We know it has been a tough year and a half with the pandemic around the world, especially for our partners working in developing countries. They have had to take creative approaches in order to keep their businesses going. Cosas Mejores, one of our distributors in Guatemala, did just that to keep afloat during the many lockdowns they had to endure.
During pre-covid times, Cosas Mejores built homes for low-income families in and around Antigua, Guatemala. When the families moved into their new homes, Cosas Mejores would also give them a VF100 water filter as a welcome gift. These projects were powered and funded by volunteers that came to work on the homes. Cosas Mejores was also selling filters to other groups that did work in the community.
Of course, the pandemic lockdowns put a stop to many volunteer trips and halted much of the work being done. Even today Guatemala is still in partial lockdown and locals have very limited access to vaccines. Unfortunately, things are not looking like they will go back to normal anytime soon.
This pushed Cosas Mejores to think of a creative way to use their current resources to generate new streams of revenue. Since they had many local carpenters as well as a welding shop from building the houses, they decided to create wood furniture to sell. This allowed them to keep their workers employed and cater to the demand for tables from the local shops and homes around Antigua. As the city is a center of tourism in Guatemala, this pivot is an excellent example of listening to the market and making adjustments accordingly. The furniture helped to diversify their sales portfolio to reach new markets and continue to grow their business.
At Business Connect, we desire to help our distributors build successful businesses, not only with our products, but any product that will help them grow. We know that business creates sustainable change in our communities. In this case, Cosas Mejores was able to develop their business even further by adding to their product portfolio. If you need business coaching or additional ideas, please reach out to us. We want to help you be a profitable and successful entrepreneur, so that together we can better the lives of others in our communities.
Through our work at Business Connect, we get the privilege to collaborate with many great organizations. Whether it is a local business, a non-profit, or a clean water champion, we are thankful for every connection. One of those organizations is 28Bold and here is their story.
Back in 2013, Christan had a dream to go on a short term mission trip to South Africa, because she was always interested in the African continent, its people, and their long and short term needs. During the trip, she got to learn about South African culture, but she also saw poverty firsthand. This wrecked her and her one and done mission trip turned into something else. She had to do something. For her 30th birthday party, she decided to have donations collected to build a garden in one of the villages in lieu of gifts. The funds were needed for the initial seeds and gardening tools.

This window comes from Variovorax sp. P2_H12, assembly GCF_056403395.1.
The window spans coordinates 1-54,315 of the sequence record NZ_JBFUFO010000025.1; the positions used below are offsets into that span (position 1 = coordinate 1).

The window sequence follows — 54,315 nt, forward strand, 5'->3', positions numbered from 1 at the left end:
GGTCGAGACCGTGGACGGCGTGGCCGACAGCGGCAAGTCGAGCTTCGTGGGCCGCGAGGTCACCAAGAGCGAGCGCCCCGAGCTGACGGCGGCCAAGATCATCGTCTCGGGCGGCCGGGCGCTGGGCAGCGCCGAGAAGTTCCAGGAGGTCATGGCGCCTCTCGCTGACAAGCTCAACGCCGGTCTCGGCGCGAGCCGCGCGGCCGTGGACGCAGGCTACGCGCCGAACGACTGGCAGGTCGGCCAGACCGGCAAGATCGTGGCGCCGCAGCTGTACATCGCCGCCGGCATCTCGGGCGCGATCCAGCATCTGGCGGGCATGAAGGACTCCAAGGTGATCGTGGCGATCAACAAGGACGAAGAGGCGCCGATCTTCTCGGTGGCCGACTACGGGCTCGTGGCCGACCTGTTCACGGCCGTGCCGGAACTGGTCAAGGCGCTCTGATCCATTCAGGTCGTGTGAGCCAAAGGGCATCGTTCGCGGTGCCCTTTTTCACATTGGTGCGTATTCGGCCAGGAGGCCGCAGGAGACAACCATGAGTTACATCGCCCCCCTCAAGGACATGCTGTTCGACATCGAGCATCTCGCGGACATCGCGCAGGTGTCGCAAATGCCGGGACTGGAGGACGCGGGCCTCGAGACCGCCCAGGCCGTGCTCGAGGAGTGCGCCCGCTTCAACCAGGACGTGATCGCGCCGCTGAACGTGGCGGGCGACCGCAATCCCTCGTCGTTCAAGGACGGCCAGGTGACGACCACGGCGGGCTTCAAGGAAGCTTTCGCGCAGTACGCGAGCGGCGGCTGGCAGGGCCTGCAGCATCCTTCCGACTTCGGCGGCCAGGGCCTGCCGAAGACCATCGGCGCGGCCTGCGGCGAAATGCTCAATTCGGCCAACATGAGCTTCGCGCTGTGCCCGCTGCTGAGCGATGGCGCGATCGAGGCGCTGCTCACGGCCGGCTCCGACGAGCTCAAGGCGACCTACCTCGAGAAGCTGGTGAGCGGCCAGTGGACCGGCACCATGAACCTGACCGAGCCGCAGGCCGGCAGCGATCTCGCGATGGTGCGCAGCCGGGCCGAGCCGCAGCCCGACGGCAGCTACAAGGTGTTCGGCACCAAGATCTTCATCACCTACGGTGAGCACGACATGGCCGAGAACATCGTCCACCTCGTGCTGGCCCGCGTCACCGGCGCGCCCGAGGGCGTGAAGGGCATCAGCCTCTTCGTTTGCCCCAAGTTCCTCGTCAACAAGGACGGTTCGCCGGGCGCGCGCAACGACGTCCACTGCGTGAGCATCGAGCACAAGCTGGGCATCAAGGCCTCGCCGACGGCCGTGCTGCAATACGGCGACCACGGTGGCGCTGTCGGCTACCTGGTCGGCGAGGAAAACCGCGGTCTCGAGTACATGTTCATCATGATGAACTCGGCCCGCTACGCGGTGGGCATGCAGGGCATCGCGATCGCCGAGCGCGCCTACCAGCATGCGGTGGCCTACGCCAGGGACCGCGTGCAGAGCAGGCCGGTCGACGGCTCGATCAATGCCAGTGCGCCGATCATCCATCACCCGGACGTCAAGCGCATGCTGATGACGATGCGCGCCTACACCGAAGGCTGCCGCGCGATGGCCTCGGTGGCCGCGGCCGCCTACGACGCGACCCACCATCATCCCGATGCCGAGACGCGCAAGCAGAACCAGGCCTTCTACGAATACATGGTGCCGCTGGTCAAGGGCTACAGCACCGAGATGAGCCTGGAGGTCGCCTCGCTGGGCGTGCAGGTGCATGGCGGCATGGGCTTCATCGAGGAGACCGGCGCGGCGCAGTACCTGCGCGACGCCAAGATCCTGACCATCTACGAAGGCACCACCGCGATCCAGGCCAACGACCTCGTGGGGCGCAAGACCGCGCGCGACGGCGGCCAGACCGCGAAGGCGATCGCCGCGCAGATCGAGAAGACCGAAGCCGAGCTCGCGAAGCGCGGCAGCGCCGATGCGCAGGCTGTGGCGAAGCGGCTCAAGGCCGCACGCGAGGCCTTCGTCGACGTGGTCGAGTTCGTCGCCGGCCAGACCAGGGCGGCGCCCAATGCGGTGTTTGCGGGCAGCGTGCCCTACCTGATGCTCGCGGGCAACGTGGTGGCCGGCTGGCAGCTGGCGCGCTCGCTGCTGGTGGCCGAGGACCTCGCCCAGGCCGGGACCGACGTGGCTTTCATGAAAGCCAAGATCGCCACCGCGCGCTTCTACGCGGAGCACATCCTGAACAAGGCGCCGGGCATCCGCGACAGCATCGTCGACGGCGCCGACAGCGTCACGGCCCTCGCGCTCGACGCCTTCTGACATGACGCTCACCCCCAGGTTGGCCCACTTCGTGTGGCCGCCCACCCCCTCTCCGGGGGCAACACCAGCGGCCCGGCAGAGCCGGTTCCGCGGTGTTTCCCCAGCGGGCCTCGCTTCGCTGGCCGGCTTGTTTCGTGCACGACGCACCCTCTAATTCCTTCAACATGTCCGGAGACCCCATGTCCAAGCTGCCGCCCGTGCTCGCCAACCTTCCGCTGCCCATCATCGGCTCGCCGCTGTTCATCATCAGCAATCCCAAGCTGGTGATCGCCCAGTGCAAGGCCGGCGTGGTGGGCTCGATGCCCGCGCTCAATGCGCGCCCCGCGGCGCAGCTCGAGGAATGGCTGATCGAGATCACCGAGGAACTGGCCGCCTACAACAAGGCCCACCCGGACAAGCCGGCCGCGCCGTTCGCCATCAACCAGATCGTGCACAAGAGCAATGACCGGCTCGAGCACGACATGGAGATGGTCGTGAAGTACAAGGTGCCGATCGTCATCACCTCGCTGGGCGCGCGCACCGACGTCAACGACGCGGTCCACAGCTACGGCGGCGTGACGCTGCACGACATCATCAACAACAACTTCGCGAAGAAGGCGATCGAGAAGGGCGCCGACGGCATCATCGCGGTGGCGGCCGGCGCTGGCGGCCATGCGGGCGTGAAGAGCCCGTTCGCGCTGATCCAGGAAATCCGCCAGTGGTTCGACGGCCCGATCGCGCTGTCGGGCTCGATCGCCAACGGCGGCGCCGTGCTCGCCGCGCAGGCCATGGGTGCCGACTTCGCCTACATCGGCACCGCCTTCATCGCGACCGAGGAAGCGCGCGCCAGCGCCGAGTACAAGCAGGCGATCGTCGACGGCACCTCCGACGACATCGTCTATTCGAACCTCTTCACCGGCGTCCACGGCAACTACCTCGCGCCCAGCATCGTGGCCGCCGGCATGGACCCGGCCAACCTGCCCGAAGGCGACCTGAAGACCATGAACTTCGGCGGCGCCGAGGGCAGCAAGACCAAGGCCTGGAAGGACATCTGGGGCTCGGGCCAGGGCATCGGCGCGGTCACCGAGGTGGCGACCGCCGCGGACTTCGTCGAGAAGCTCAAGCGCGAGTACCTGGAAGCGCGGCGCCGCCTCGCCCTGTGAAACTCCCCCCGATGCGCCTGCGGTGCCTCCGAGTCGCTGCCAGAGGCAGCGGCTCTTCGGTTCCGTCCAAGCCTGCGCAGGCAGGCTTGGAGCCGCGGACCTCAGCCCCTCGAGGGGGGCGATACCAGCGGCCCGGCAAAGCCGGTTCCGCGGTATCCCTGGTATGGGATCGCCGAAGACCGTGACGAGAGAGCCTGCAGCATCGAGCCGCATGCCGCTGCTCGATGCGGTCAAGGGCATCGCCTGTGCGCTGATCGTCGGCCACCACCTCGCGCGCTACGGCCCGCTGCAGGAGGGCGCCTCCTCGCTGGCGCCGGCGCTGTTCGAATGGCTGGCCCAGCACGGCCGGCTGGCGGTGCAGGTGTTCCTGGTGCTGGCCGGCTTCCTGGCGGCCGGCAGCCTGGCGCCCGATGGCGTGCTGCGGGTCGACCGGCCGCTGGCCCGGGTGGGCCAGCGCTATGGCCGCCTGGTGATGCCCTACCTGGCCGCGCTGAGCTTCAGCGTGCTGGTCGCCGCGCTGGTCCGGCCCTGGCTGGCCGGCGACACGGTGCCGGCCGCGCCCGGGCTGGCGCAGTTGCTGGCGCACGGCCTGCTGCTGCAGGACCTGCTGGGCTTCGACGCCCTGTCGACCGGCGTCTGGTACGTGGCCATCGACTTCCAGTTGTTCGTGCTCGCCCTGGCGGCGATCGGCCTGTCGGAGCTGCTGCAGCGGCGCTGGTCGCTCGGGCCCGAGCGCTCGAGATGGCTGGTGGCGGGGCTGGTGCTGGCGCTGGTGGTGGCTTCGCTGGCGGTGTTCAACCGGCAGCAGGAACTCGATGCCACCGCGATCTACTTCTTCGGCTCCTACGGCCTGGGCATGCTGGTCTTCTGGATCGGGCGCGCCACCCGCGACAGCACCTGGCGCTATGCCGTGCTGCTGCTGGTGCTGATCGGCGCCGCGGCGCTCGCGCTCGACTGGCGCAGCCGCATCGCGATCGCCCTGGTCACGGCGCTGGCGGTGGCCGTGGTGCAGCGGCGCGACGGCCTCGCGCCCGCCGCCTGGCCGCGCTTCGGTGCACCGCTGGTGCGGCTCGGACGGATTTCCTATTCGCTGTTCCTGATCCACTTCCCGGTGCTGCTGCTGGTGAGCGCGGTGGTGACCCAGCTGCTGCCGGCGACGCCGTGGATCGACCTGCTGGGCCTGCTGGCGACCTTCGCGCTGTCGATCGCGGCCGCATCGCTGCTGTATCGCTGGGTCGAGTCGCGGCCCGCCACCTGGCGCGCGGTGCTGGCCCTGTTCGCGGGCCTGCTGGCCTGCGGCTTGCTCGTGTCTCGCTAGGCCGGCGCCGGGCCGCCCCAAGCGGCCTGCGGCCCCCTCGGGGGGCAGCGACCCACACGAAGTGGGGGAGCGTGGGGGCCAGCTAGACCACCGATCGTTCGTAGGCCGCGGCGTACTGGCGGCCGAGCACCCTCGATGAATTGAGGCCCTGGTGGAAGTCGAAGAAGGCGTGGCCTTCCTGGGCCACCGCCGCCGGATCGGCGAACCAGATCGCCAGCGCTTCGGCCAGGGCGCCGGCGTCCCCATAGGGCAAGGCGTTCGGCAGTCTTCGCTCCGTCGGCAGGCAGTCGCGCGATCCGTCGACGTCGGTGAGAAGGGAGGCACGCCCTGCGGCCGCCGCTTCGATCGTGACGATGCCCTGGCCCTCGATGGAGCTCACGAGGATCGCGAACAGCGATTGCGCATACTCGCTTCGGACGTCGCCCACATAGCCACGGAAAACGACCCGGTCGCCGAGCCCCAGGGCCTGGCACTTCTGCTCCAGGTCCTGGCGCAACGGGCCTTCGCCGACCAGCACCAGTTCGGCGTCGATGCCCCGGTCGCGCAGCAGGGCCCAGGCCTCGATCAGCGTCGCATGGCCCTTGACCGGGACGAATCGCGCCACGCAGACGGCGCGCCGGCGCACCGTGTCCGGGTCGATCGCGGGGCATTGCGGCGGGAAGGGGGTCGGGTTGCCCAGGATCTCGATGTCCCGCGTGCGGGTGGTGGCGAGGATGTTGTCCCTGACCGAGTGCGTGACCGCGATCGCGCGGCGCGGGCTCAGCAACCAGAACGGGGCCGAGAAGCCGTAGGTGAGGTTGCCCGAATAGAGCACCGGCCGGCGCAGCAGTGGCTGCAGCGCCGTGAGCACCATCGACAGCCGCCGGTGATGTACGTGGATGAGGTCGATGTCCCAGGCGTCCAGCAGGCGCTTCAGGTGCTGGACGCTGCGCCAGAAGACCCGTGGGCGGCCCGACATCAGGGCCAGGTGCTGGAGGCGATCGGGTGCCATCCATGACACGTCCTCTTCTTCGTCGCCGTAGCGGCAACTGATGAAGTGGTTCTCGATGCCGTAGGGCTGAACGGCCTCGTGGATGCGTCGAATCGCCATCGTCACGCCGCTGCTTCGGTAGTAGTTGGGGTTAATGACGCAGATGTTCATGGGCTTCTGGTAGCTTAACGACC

The following fall, she visited the village to see how everything was going. As she approached the plot of land, she found that it was all dried up. The villagers explained that they did not have the water needed to keep the garden alive. This shed light on a very big problem that many people around the world face. She also realized that there are so many parallels of Jesus being the living water, so she took this opportunity to share about living water and provide clean drinking water.
Even though Christan was working a fulltime job and had three kids, she decided to start 28Bold, a non-profit that provides clean water to communities across Africa. The name originally came from Proverbs 28 which says “the righteous are bold as a lion.” Her organization was going to be bold and dive into these clean water projects. They began drilling boreholes in different villages so that they could have easier access to clean water.
For one of their projects, they decided to work in Madagascar. The island is unique in that it is surrounded by water, but remote villages still don’t have access to water. The villages were so remote that one could only visit them by foot or helicopter. There was no way to get the borehole drilling equipment there. A connection in Madagascar recommended Business Connect as a supplier of VF100 water filters which were purchased and provided to those people.
The impact of the filter distribution was incredible. The communities living there suffered from severe water borne illnesses. One woman had large visible cancers on her body that were life-limiting. They also saw one child’s stomach wiggling because of worms from the water. The families were so grateful for the filters. Some had even walked for days through the rainforest to receive a filter for their family. This was one of the many projects that 28Bold completed. They are on a continued mission to be sustainable, building relationships with local pastors and partners as well as employing local well drillers. Even though the pandemic has slowed their progress, they still have upcoming clean water projects. For one of those projects, they will be providing VF100 water filters to the Maasai people on the outskirts of Nairobi, Kenya. We are excited to share their updates in the future. You can learn more about their work by visiting 28Bold’s website. If you need VF100s for your upcoming clean water project, visit the Business Connect website.
The Amazon rainforest is the world’s largest tropical rainforest and is famed for its biodiversity. Through the rainforest, the Amazon river flows, the largest river in the world in terms of volume and area of its basin. The Amazon river basin not only is home to a variety of wildlife, but also to many groups of people who have developed lifestyles that are well integrated with the rainforest.
Our partners at RMDLT are working with one of these groups, the Ribeirinho peoples of Portel, Pará, Brazil. They first saw the need for water filters when they were doing a project to preserve the forest from deforestation. Their goal is to protect the forest and the local customs of the people as well as give them a better way of life. As part of this work, they interviewed the local people to understand their most pressing needs. In addition to social needs like school and health centers, clean water is a big need. There is a lot of pollution in the Amazon river that is a result of logging, ore extraction, cattle ranching and other activities on the river. The water actually causes many health issues in the communities.